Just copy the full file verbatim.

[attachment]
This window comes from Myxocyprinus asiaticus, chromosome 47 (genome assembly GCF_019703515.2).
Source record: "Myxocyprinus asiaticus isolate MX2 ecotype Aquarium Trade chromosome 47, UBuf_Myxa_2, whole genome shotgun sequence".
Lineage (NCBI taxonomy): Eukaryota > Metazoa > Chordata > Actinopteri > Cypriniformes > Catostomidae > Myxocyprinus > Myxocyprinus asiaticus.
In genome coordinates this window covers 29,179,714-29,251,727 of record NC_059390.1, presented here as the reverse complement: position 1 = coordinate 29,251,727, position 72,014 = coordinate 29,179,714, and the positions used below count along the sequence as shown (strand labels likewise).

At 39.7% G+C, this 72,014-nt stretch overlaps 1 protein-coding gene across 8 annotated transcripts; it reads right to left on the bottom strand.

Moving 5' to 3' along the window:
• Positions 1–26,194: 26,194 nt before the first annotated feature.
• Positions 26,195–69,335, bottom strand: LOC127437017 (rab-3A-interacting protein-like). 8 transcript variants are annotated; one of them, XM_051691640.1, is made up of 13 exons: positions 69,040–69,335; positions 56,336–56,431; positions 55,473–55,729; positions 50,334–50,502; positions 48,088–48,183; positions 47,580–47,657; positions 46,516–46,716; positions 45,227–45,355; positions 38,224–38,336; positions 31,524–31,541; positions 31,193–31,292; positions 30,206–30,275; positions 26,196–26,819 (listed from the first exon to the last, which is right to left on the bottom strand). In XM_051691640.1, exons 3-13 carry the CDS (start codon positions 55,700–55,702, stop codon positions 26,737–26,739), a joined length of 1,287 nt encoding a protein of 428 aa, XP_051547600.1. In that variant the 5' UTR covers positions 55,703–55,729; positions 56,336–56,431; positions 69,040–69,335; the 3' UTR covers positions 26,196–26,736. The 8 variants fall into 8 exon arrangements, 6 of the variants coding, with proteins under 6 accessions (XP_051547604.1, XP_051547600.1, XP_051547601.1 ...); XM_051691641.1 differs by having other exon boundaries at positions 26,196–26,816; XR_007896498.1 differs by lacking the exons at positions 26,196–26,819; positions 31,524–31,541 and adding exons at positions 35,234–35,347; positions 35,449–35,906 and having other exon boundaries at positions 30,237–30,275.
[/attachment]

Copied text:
This window comes from Myxocyprinus asiaticus, chromosome 47 (genome assembly GCF_019703515.2).
Source record: "Myxocyprinus asiaticus isolate MX2 ecotype Aquarium Trade chromosome 47, UBuf_Myxa_2, whole genome shotgun sequence".
Lineage (NCBI taxonomy): Eukaryota > Metazoa > Chordata > Actinopteri > Cypriniformes > Catostomidae > Myxocyprinus > Myxocyprinus asiaticus.
In genome coordinates this window covers 29,179,714-29,251,727 of record NC_059390.1, presented here as the reverse complement: position 1 = coordinate 29,251,727, position 72,014 = coordinate 29,179,714, and the positions used below count along the sequence as shown (strand labels likewise).

At 39.7% G+C, this 72,014-nt stretch overlaps 1 protein-coding gene across 8 annotated transcripts; it reads right to left on the bottom strand.

Moving 5' to 3' along the window:
• Positions 1–26,194: 26,194 nt before the first annotated feature.
• Positions 26,195–69,335, bottom strand: LOC127437017 (rab-3A-interacting protein-like). 8 transcript variants are annotated; one of them, XM_051691640.1, is made up of 13 exons: positions 69,040–69,335; positions 56,336–56,431; positions 55,473–55,729; positions 50,334–50,502; positions 48,088–48,183; positions 47,580–47,657; positions 46,516–46,716; positions 45,227–45,355; positions 38,224–38,336; positions 31,524–31,541; positions 31,193–31,292; positions 30,206–30,275; positions 26,196–26,819 (listed from the first exon to the last, which is right to left on the bottom strand). In XM_051691640.1, exons 3-13 carry the CDS (start codon positions 55,700–55,702, stop codon positions 26,737–26,739), a joined length of 1,287 nt encoding a protein of 428 aa, XP_051547600.1. In that variant the 5' UTR covers positions 55,703–55,729; positions 56,336–56,431; positions 69,040–69,335; the 3' UTR covers positions 26,196–26,736. The 8 variants fall into 8 exon arrangements, 6 of the variants coding, with proteins under 6 accessions (XP_051547604.1, XP_051547600.1, XP_051547601.1 ...); XM_051691641.1 differs by having other exon boundaries at positions 26,196–26,816; XR_007896498.1 differs by lacking the exons at positions 26,196–26,819; positions 31,524–31,541 and adding exons at positions 35,234–35,347; positions 35,449–35,906 and having other exon boundaries at positions 30,237–30,275.